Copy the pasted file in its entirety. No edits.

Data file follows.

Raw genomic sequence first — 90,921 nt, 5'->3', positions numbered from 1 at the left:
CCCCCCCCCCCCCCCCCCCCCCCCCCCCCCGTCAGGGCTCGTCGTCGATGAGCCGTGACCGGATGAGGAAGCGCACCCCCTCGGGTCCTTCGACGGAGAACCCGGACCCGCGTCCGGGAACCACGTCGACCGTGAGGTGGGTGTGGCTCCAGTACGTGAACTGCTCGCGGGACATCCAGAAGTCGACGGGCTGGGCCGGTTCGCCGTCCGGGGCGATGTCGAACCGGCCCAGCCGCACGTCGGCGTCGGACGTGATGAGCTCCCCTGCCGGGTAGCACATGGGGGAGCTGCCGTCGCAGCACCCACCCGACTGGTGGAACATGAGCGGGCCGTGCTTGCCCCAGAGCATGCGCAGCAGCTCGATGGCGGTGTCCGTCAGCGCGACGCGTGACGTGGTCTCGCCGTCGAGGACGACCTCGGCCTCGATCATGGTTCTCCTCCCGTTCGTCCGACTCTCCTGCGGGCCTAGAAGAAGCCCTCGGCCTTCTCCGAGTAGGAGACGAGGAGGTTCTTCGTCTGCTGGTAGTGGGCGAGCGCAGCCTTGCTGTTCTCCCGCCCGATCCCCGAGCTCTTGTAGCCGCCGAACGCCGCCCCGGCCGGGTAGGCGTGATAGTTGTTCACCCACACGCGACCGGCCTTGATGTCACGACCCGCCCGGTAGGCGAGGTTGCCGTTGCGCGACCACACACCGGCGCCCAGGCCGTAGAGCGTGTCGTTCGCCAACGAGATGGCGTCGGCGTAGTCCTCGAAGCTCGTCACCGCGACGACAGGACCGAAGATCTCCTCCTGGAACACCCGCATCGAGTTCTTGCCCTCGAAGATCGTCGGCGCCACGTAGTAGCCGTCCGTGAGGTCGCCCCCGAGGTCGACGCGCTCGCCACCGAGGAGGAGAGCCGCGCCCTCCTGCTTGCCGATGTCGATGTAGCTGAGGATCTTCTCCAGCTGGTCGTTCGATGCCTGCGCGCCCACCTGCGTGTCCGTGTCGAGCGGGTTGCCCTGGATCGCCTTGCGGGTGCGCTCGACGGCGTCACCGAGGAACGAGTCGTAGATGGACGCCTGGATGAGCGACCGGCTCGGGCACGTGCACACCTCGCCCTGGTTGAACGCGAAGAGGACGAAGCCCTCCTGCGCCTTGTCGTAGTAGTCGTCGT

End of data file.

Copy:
Raw genomic sequence first — 90,921 nt, 5'->3', positions numbered from 1 at the left:
CCCCCCCCCCCCCCCCCCCCCCCCCCCCCCGTCAGGGCTCGTCGTCGATGAGCCGTGACCGGATGAGGAAGCGCACCCCCTCGGGTCCTTCGACGGAGAACCCGGACCCGCGTCCGGGAACCACGTCGACCGTGAGGTGGGTGTGGCTCCAGTACGTGAACTGCTCGCGGGACATCCAGAAGTCGACGGGCTGGGCCGGTTCGCCGTCCGGGGCGATGTCGAACCGGCCCAGCCGCACGTCGGCGTCGGACGTGATGAGCTCCCCTGCCGGGTAGCACATGGGGGAGCTGCCGTCGCAGCACCCACCCGACTGGTGGAACATGAGCGGGCCGTGCTTGCCCCAGAGCATGCGCAGCAGCTCGATGGCGGTGTCCGTCAGCGCGACGCGTGACGTGGTCTCGCCGTCGAGGACGACCTCGGCCTCGATCATGGTTCTCCTCCCGTTCGTCCGACTCTCCTGCGGGCCTAGAAGAAGCCCTCGGCCTTCTCCGAGTAGGAGACGAGGAGGTTCTTCGTCTGCTGGTAGTGGGCGAGCGCAGCCTTGCTGTTCTCCCGCCCGATCCCCGAGCTCTTGTAGCCGCCGAACGCCGCCCCGGCCGGGTAGGCGTGATAGTTGTTCACCCACACGCGACCGGCCTTGATGTCACGACCCGCCCGGTAGGCGAGGTTGCCGTTGCGCGACCACACACCGGCGCCCAGGCCGTAGAGCGTGTCGTTCGCCAACGAGATGGCGTCGGCGTAGTCCTCGAAGCTCGTCACCGCGACGACAGGACCGAAGATCTCCTCCTGGAACACCCGCATCGAGTTCTTGCCCTCGAAGATCGTCGGCGCCACGTAGTAGCCGTCCGTGAGGTCGCCCCCGAGGTCGACGCGCTCGCCACCGAGGAGGAGAGCCGCGCCCTCCTGCTTGCCGATGTCGATGTAGCTGAGGATCTTCTCCAGCTGGTCGTTCGATGCCTGCGCGCCCACCTGCGTGTCCGTGTCGAGCGGGTTGCCCTGGATCGCCTTGCGGGTGCGCTCGACGGCGTCACCGAGGAACGAGTCGTAGATGGACGCCTGGATGAGCGACCGGCTCGGGCACGTGCACACCTCGCCCTGGTTGAACGCGAAGAGGACGAAGCCCTCCTGCGCCTTGTCGTAGTAGTCGTCGT